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Tube Feeding and Diarrhea

Amy Long Carrera, MS, RD, CNSC, CWCMS
Registered Dietitian Nutritionist | Shield HealthCare
10/19/11  12:00 AM PST
Tube Feeding and Diarrhea

Overview

According to the Academy of Nutrition and Dietetics, diarrhea is one of  the most commonly reported gastrointestinal complications of tube feeding. Many potential causes exist for the development of loose stools when you are on tube feeding, as well as many potential solutions. Choosing the right solution for tube feeding and diarrhea can help resolve your symptoms rather than make them worse.

Background

Enteral nutrition or tube feeding, is liquid food given through a tube into the stomach or small bowel, states the American Society for Parenteral and Enteral Nutrition (ASPEN). In 1995, Medicare and its beneficiaries spent $660 million dollars on enteral nutrition products. MedlinePlus defines diarrhea as more than three large, watery stools per day. You may also have abdominal cramps, bloating and a feeling of urgency if you experience tube feeding and diarrhea.

Potential Causes of Tube Feeding and Diarrhea

Medications that may contribute to loose stools include antibiotics, liquid medications in a sorbitol base, magnesium-containing antacids, and potassium and phosphorus supplements, states the Oley Foundation. Many drugs in liquid form have a high osmolality, or number of particles that can lead to diarrhea. Gastrointestinal infections can irritate the intestine and lead to watery stools. Formula contamination caused by improper handling and storage can also induce diarrhea, cautions the Oley Foundation.

Solutions and Prevention

Ask your doctor or pharmacist if any of your medications could contribute to loose or watery stools. Sometimes changing the form that your medication comes in can help. Use good hand washing techniques, wash all equipment with warm water and check formula expiration dates. Use one feeding bag for no more that 48 hours and hang formula for no more than eight to 12 hours. If diarrhea develops after taking antibiotics, check with your doctor before taking antidiarrheal medication.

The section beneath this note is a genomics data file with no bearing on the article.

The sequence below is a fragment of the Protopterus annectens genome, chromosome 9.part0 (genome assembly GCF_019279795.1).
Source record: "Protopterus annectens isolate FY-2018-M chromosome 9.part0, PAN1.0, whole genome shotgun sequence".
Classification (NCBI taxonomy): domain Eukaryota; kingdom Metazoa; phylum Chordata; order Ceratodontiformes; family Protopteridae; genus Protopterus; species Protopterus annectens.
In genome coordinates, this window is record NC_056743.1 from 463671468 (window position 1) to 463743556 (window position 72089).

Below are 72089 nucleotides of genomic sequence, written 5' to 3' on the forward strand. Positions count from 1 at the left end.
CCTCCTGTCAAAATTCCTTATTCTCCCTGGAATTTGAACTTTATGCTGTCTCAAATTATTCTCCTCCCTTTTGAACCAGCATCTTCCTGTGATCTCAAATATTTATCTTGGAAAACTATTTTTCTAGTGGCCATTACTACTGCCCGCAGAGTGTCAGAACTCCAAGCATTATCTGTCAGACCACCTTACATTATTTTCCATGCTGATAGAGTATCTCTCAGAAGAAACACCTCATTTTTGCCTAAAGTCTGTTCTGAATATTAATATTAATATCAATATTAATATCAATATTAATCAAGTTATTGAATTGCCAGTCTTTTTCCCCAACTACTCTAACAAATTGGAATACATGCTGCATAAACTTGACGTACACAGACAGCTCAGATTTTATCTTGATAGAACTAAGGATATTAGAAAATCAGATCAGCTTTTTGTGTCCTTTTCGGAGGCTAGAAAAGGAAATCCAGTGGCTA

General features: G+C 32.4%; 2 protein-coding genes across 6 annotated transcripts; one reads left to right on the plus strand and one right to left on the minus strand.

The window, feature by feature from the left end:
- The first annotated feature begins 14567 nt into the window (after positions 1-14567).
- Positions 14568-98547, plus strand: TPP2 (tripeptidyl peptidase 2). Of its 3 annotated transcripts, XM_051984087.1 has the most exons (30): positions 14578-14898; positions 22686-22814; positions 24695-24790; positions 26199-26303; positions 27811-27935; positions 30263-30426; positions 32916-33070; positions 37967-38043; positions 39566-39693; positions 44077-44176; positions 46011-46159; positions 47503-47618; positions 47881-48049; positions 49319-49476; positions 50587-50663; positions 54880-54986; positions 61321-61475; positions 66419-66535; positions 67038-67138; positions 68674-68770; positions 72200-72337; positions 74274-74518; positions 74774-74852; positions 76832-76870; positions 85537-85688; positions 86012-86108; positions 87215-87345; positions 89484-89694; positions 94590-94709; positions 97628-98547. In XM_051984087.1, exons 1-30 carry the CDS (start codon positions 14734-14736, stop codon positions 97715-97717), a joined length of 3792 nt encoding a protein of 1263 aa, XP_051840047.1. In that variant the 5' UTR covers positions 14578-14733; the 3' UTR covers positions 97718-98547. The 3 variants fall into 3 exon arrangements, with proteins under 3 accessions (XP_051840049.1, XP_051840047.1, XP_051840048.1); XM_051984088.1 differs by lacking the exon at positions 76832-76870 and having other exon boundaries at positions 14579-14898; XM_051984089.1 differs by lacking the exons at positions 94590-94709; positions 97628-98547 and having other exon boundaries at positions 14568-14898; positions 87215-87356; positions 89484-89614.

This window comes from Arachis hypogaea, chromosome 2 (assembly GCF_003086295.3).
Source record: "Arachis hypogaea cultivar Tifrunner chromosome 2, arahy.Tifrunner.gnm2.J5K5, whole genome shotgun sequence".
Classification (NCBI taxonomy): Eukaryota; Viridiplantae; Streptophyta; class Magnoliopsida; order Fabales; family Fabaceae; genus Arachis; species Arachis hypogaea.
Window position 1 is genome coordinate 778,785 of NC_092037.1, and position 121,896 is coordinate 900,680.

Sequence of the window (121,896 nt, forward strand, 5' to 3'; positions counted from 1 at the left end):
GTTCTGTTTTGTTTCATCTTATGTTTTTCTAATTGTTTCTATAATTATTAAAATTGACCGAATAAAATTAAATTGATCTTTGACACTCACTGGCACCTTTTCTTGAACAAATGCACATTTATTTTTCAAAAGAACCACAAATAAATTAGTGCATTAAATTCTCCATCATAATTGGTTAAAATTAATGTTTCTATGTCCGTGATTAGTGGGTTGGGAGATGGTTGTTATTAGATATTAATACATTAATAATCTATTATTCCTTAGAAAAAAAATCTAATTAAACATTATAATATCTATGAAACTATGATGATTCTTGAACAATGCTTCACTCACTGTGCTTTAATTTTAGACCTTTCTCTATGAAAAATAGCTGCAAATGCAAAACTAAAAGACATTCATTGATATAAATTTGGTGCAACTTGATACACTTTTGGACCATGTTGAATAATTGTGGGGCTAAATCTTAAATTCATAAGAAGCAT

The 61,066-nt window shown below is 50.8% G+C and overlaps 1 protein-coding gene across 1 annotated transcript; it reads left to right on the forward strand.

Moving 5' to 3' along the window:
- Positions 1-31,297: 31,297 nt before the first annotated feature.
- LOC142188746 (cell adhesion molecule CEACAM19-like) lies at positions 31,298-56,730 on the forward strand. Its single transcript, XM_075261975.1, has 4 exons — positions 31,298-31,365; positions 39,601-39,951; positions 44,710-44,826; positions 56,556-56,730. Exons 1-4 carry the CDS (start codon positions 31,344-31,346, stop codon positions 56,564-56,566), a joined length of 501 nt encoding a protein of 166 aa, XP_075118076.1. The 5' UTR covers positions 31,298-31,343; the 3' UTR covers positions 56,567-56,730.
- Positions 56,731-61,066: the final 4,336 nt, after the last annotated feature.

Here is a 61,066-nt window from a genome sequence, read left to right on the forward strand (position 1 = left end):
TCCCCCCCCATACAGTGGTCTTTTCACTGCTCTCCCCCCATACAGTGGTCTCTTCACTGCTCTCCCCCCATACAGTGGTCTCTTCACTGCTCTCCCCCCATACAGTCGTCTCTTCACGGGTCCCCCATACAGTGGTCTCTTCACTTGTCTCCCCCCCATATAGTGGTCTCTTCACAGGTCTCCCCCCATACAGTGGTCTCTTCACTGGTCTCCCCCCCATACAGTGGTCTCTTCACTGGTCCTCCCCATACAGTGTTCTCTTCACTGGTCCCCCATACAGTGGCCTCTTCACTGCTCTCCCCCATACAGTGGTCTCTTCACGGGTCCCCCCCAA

Immediate Action

Try lowering the rate of tube feeding until diarrhea improves. Stopping completely may contribute to dehydration and electrolyte loss. Contact your doctor if you notice a large increase in diarrhea or if it lasts for more than 24 hours. You should also call your doctor if there is blood in your stool or if you experience severe abdominal pain.

Other Considerations

Try adding a soluble fiber product to your daily tube feeding regimen or switching to a fiber-containing formula to help make your stools more formed. Consider using probiotics, recognized by the National Center for Complementary and Alternative Medicine as effective in treating diarrhea. Most people can stay on standard tube feeding formulas, which are generally isotonic, lactose-free, low in fat and well tolerated, states ASPEN.

The recommendations provided in this material are not intended to replace the medical advice of a physician. Contact your healthcare professional for personal medical advice or diagnosis-related questions and treatment. If you think you have a medical emergency, call 911.

Comments

9 Comments

  1. Kathleen LeMieux
    Posted July 23, 2015 at 12:59 pm PDT

    Concerning your recommendation to use probiotics in treating diarrhea while using a g-tube: I have been warned that probiotics should not be given through a stomach g-tube because they contgain live yeast spores that could get into the bloodstream and cause a systemic fungus problem.
    The pharmacist at Florastor did not recommend giving Florastor through a stomach feeding tube for this reason. My husband is suffering from diarrhea after antibiotics, and his doctor wants him to take probiotics. What probiotics, then are indicated for a stomach g-tube, ones that will do him no harm. Products, such as Protonix, are supposed to be made for g-tube delivery, but the tiny beads get stuck in the tube and are useless and dangerous because they clog up the tube. Please, I need some advice in this situation. Thank you.